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I feel like those kids on “How I Met Your Mother”: Dad, it’s taken you a year to tell this story.
Well, yes, 6 months … but we’re getting there.
It’s now Day 6, the first morning in Johannesburg. Finally, finally, we awake to clear, sunny skies.
After breakfast — not as good as Mount Nelson, but still five-star — and the requisite hoarding of chocolate pastries, we boarded the bus for a ride to the Apartheid Museum. The building is visually striking, not because of the squat brick museum itself, but because of the statuesque pillars that read: Freedom. Respect. Responsibility. Diversity. Equality. Reconciliation. Democracy. That pretty much says it all right there.
As we entered the museum, we were separated into three lines — white, colored and black. Inside we learned how apartheid had roots in the second Boer War, which generated Afrikaans nationalism and anti-British sentiment. It was formalized in a 1913 Native Land Act that began to limit the rights of black people to buy land. Apartheid became official policy in 1948, after the election of Prime Minister Daniel François Malan, and it persisted with decades of violence and uprising until 1994. The African National Congress (ANC) was formed in response to the resistance movement, and Nelson Mandela was a founder and leader of its armed wing, “Umkhonto we Sizwe,” or “Spear of the Nation.” I didn’t realize that apartheid really broke down in 1990, but it took four years of negotiations between President de Klerk and the ANC under Nelson Mandela — and continued violence — before the elections in 1994 instituted a true transfer of power.
The ANC remains the party in power of South Africa today. We heard that it still has a reputation for being anti-white and rife with corruption. The other dominant party, the Democratic Alliance (DA), is deemed more multi-racial with middle-of-the road policies. DA wants to move the country beyond its racial history but the ANC continues to push for a regress of the past. We visited South Africa three days after its municipal elections, so we saw plenty of election signage for both parties.
After the museum, we drove to Soweto, which stands for the South Western Townships. It’s 70 square miles, housing 4 million people who are mostly black. We passed the iconic water towers, which I must remember from news events.
After a quick lunch stop at Maponya Mall, where we made a mad dash through a grocery store looking for apple kisses (fail!) and enjoyed (?) a South African version of McDonald’s quarter pounder with cheese, we stopped on Vilakazi Street. Soweto is considered a center of the apartheid struggle and both Nelson Mandela and Archbishop Desmond Tutu grew up there. Willie told us Vilakazi is the only street in the world that’s home to two Nobel Peace Prize winners.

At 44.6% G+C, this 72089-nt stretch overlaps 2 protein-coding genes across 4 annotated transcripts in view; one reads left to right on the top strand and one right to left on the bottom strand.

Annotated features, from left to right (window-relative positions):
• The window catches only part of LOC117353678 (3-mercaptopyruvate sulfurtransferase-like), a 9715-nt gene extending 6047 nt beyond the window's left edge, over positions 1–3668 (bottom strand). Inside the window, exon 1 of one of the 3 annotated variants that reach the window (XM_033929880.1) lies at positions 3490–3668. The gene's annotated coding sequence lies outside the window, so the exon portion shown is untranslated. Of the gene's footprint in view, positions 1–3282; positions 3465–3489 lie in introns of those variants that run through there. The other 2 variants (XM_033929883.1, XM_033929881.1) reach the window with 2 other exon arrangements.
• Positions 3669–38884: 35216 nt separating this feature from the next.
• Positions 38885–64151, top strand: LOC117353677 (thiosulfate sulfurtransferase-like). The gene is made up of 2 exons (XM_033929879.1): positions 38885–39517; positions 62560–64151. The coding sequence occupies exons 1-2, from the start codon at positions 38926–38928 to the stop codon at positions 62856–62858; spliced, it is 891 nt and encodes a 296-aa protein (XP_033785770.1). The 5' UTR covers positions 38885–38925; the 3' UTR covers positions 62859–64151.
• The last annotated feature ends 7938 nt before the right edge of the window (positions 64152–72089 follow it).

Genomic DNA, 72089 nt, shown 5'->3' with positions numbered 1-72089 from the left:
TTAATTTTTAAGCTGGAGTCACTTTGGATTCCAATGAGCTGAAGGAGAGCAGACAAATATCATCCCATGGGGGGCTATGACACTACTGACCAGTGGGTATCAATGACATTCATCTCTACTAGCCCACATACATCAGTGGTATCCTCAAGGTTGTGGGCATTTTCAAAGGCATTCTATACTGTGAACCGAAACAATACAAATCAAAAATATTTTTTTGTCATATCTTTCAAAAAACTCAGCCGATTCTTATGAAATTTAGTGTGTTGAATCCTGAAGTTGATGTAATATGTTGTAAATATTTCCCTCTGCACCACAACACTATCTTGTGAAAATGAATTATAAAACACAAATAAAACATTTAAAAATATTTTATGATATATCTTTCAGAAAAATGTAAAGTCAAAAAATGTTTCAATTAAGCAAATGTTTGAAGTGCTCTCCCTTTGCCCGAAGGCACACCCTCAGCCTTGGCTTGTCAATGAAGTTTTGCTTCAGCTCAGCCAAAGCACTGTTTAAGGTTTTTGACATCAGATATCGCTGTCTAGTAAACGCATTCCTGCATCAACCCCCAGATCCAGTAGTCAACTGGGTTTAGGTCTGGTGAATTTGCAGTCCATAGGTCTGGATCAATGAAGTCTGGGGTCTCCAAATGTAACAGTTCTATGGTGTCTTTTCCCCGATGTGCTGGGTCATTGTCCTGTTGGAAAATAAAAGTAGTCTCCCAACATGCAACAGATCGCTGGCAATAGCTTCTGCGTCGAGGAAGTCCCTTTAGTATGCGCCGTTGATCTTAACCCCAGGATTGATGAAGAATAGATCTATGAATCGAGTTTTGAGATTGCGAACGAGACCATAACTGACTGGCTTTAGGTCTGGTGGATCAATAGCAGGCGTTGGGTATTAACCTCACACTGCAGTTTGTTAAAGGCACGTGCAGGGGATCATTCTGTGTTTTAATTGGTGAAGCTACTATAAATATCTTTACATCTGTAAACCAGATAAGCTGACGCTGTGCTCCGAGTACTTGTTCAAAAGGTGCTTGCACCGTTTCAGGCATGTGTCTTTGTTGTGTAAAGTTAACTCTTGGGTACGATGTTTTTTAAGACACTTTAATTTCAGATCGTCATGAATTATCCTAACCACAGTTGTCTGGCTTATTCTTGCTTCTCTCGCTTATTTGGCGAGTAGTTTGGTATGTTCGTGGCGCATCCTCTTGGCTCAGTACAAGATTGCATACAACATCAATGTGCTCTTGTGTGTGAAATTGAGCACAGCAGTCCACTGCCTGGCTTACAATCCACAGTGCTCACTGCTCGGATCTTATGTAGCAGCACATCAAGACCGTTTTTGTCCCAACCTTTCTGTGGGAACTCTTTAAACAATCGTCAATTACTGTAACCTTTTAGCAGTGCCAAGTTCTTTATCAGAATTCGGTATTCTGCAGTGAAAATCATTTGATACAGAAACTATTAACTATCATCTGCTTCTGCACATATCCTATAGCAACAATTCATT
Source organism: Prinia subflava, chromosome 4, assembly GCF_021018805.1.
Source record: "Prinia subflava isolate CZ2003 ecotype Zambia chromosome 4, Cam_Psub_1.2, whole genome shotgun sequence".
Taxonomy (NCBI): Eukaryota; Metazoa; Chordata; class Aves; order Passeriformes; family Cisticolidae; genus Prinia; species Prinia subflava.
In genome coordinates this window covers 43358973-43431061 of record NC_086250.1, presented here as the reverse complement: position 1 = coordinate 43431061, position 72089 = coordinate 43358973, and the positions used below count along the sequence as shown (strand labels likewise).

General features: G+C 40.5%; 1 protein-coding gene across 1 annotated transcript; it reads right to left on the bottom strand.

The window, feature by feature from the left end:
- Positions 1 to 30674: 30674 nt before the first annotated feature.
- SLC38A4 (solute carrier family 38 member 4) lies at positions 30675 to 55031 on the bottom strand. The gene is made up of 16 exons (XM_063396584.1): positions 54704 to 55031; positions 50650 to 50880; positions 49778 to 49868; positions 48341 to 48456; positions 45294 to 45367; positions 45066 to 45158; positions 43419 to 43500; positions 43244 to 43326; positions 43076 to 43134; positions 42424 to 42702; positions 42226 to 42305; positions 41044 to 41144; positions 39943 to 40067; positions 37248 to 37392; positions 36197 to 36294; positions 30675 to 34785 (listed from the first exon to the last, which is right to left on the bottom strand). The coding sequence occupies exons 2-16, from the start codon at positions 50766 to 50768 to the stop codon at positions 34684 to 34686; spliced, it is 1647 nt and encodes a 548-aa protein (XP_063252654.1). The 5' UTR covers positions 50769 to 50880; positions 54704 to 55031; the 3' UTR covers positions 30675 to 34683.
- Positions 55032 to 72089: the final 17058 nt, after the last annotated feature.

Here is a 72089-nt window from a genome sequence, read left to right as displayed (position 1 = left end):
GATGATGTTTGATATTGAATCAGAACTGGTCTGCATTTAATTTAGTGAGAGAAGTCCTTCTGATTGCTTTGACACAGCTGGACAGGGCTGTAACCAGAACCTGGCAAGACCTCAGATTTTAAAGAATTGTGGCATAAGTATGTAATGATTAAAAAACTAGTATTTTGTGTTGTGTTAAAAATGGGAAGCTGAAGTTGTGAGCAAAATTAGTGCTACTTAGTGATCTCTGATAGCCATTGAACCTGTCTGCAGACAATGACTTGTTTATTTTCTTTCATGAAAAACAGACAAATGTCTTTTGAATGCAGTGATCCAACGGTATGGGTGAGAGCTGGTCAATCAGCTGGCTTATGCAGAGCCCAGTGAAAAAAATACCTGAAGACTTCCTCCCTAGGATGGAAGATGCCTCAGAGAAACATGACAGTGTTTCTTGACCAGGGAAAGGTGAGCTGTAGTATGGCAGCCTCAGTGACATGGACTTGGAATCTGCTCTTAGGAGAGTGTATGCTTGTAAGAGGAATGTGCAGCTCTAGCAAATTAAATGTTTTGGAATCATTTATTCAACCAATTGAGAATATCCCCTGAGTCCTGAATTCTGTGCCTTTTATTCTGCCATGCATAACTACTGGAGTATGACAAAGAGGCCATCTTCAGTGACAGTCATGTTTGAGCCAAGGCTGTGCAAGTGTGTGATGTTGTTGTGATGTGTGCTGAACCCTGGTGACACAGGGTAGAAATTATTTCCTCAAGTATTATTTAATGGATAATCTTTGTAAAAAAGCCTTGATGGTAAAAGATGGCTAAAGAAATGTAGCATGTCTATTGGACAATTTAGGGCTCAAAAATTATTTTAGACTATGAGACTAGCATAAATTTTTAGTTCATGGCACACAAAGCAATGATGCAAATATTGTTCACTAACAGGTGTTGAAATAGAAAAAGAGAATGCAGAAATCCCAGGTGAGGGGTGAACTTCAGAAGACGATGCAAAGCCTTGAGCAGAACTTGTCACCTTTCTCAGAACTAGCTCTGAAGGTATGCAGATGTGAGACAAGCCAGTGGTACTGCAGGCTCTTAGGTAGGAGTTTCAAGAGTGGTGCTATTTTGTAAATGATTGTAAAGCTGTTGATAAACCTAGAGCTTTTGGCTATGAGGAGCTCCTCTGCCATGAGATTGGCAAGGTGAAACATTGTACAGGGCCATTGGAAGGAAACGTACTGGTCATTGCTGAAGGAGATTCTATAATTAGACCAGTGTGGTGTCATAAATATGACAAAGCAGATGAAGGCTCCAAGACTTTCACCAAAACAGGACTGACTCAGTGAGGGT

I was actually really surprised by Soweto — it was huge, with township homes stretching as far as you could see. But it was actually very developed and modern too. The mall was just like anything you’d see in suburban America and most of the streets we passed were clean and paved. Maybe we only saw the presentable side of Soweto; I’m sure there are dark and dangerous spots rife with poverty, drugs and violence, like any community.
As we drove out of Soweto, we passed the donut-like “Soccer City” stadium that was used for the 2010 World Cup games. It was upgraded and partially rebuilt for that event so the design now resembles and African “calabash” pot.
To close the day, we visited the business school at University of the Witswaterand (“Wits”) in Johannesburg, where we heard a presentation from one of the professors on the reputation comparison between South Africa and other countries in the world. The research was based on some program called CountryRep, and it was long, dry, of questionable scientific method and not very interesting. So I won’t even bother.
Those who hadn’t napped during the Wits presentation did so on the ride back to the hotel. A few of us gathered in one of the meeting rooms to start to reflect on everything that we had seen and heard during our trip. We needed to process the enormity and importance of what we’d experienced and to try and understand the lessons that we needed to take home. That conversation touched on the country’s sense of community vs. individualism, education, AIDS, opportunity and possibility, disenfranchised youth, the language challenges and barriers and parallels to our own history of Civil Rights, the women’s movement and disenfranchised generations.
For dinner we met again at the Polo Lounge atop the Westcliff to further commune and reflect another interesting and powerful day in South Africa.